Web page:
COMMENTARY

Piloting Focal Therapy in Prostate Cancer

Hossein Jadvar, MD, PhD, MPH, MBA

Disclosures

January 03, 2018

A New Option in Localized Prostate Cancer?

Prostate cancer is a major public health problem in the United States, affecting about 1 in 6 men. In patients with low- to intermediate-risk prostate cancer, focal therapy (male lumpectomy) has been advocated as a viable gland-preserving treatment strategy, falling somewhere on the management spectrum between active surveillance and whole-gland definitive therapy.[1,2]

Imaging is essential at many decision points in the management of localized prostate cancer with focal therapy. These decisions include patient selection, choice of focal therapy, assessment of treatment efficacy, and potential need for focal retreatment or radical therapy.[3]

The Study

Tay and colleagues[4] from Singapore General Hospital and the National Cancer Center in Singapore investigated the safety profile and 2-year functional outcomes of in-bore magnetic resonance (MR)-guided focused ultrasound therapy in 14 men with low-volume, low-grade prostate cancer, with up to two primary foci (clinical stage T2a or lower, Gleason score 3+3, index tumor ≤ 10 mm3). Mean sonification (achieving temperatures of 60°-85°C for focal tissue coagulation) focal therapy time was 117 ± 50 minutes, and the mean total time in the MR scanner was 267 ± 55 minutes.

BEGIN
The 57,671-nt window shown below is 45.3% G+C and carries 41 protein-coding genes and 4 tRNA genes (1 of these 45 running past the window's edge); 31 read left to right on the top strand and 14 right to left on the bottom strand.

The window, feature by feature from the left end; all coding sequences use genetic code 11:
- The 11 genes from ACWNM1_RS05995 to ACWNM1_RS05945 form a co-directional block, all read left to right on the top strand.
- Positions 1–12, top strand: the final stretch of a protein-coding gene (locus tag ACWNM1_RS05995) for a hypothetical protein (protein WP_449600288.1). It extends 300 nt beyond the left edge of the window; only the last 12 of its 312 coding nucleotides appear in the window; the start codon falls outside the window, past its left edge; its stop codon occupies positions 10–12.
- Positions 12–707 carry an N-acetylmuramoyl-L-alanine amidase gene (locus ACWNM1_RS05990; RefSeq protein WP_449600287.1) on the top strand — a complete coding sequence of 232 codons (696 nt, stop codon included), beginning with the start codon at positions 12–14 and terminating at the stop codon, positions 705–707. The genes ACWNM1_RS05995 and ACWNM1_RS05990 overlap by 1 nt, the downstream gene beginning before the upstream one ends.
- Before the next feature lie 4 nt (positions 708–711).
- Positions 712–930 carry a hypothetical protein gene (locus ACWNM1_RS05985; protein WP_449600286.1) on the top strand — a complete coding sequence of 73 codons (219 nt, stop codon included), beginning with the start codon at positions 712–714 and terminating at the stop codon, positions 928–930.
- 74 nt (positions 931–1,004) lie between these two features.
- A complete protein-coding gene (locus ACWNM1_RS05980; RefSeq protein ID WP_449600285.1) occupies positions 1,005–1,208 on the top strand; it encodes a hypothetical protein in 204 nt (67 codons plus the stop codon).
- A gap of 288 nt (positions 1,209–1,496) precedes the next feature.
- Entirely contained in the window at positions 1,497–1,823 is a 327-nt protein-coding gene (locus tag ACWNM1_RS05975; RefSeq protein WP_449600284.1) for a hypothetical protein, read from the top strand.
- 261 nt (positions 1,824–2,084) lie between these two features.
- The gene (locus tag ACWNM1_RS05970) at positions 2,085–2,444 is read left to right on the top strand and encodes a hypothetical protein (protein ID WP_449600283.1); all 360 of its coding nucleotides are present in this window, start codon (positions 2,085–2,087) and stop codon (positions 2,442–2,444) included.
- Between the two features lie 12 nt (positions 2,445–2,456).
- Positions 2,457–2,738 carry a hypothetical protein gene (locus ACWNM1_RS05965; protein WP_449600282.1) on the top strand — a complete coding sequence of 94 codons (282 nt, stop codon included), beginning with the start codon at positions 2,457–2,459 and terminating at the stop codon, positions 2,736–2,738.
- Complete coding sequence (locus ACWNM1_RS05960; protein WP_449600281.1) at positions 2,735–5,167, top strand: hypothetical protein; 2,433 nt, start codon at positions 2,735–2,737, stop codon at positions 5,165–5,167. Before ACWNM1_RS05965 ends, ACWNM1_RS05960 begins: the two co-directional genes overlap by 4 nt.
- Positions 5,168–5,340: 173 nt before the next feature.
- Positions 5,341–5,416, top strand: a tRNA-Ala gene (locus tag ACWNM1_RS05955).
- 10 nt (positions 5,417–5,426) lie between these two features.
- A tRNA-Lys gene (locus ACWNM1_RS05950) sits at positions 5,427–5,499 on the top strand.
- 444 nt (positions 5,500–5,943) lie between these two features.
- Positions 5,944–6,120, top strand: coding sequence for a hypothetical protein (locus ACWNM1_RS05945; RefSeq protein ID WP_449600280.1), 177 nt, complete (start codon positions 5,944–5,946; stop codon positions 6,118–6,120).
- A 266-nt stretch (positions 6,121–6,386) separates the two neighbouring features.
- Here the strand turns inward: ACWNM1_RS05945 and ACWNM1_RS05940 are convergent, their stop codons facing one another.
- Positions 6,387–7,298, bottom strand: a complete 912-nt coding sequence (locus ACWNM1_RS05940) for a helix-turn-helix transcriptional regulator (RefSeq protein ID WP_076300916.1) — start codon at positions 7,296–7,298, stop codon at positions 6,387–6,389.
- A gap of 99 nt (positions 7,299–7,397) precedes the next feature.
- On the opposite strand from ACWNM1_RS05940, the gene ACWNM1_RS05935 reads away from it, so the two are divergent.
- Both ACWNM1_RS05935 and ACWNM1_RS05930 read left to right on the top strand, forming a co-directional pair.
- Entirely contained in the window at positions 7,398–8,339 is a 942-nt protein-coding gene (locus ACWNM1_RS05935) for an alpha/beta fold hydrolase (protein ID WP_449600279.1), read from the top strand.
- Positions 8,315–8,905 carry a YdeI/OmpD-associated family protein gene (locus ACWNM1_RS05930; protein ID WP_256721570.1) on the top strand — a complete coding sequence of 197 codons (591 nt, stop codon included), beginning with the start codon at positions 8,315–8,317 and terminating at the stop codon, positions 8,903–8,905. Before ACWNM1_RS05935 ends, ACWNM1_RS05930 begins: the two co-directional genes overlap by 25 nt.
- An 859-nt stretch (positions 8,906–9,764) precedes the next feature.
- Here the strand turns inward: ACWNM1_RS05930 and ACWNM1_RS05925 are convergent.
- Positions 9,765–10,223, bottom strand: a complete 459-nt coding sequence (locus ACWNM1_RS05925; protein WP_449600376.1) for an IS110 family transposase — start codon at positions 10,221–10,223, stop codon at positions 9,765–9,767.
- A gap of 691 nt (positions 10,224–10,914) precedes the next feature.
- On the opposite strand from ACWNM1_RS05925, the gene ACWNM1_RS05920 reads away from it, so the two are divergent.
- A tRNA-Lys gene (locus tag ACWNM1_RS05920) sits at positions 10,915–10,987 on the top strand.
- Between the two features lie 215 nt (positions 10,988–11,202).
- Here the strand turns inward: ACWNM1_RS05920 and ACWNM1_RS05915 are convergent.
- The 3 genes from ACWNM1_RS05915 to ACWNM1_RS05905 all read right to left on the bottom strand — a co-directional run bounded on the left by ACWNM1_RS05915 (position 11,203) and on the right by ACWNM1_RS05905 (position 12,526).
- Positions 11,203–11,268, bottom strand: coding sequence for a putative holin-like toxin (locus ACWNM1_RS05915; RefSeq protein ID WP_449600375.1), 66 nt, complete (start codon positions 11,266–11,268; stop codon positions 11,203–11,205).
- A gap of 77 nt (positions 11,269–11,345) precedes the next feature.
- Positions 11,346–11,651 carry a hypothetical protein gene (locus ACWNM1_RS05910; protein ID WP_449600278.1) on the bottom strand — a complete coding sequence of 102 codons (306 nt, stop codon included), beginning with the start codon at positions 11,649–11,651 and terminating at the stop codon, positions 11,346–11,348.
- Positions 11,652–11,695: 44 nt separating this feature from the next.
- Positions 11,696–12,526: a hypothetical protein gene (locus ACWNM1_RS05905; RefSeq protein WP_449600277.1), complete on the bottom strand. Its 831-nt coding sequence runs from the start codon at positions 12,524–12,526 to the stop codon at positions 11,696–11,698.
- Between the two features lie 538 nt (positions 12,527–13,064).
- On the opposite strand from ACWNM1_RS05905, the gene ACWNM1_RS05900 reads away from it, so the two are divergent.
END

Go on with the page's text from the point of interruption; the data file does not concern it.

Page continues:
The mean prostate-specific antigen (PSA) level before therapy was 8.3 ± 4.0 ng/mL, and 12 men completed the 2-year follow-up period. Six months after therapy, mean PSA levels were 2.9 ng/mL lower (median reduction of about 39% within 3 months). There was no statistically significant change in urinary symptoms or sexual function. At the 6-month template biopsy, one patient had cancer with a Gleason score > 6. At 24 months, three men had cancer with a Gleason score > 6.

Viewpoint

Focal therapy may gain traction in the care of men with low- to intermediate-grade, low-volume prostate cancer. This option may attract patients who have declined radical treatment owing to its well-known risks but who seek a more proactive approach than active surveillance.

Male lumpectomy is reminiscent of breast lumpectomy in women with localized breast cancer who undergo breast-preserving surgery. However, the case for the prostate gland is challenging, given its smaller size and frequent multifocal cancer sites. Moreover, long-term outcome data on this conservative type of treatment are lacking compared with standard radical treatment.

In this new pilot study, Tay and colleagues demonstrate that MR-guided, focused, ultrasound-induced heat coagulation therapy can be delivered safely and can be monitored immediately afterward with MR imaging to assess tumor ablation coverage.

Only two of 12 patients with complete follow-up data had tumors with a Gleason score > 6 during the 2-year follow-up. From these data, it is unclear whether the cases represented de novo tumor sites, underestimation of primary cancer before focal therapy, or failure of focal ablation. Further investigations are needed to stratify patients who would benefit most from focal therapy, to accurately assess efficacy, determine the decision point for retreatment versus transition to whole-gland therapy, and predict short-term and long-term outcomes.

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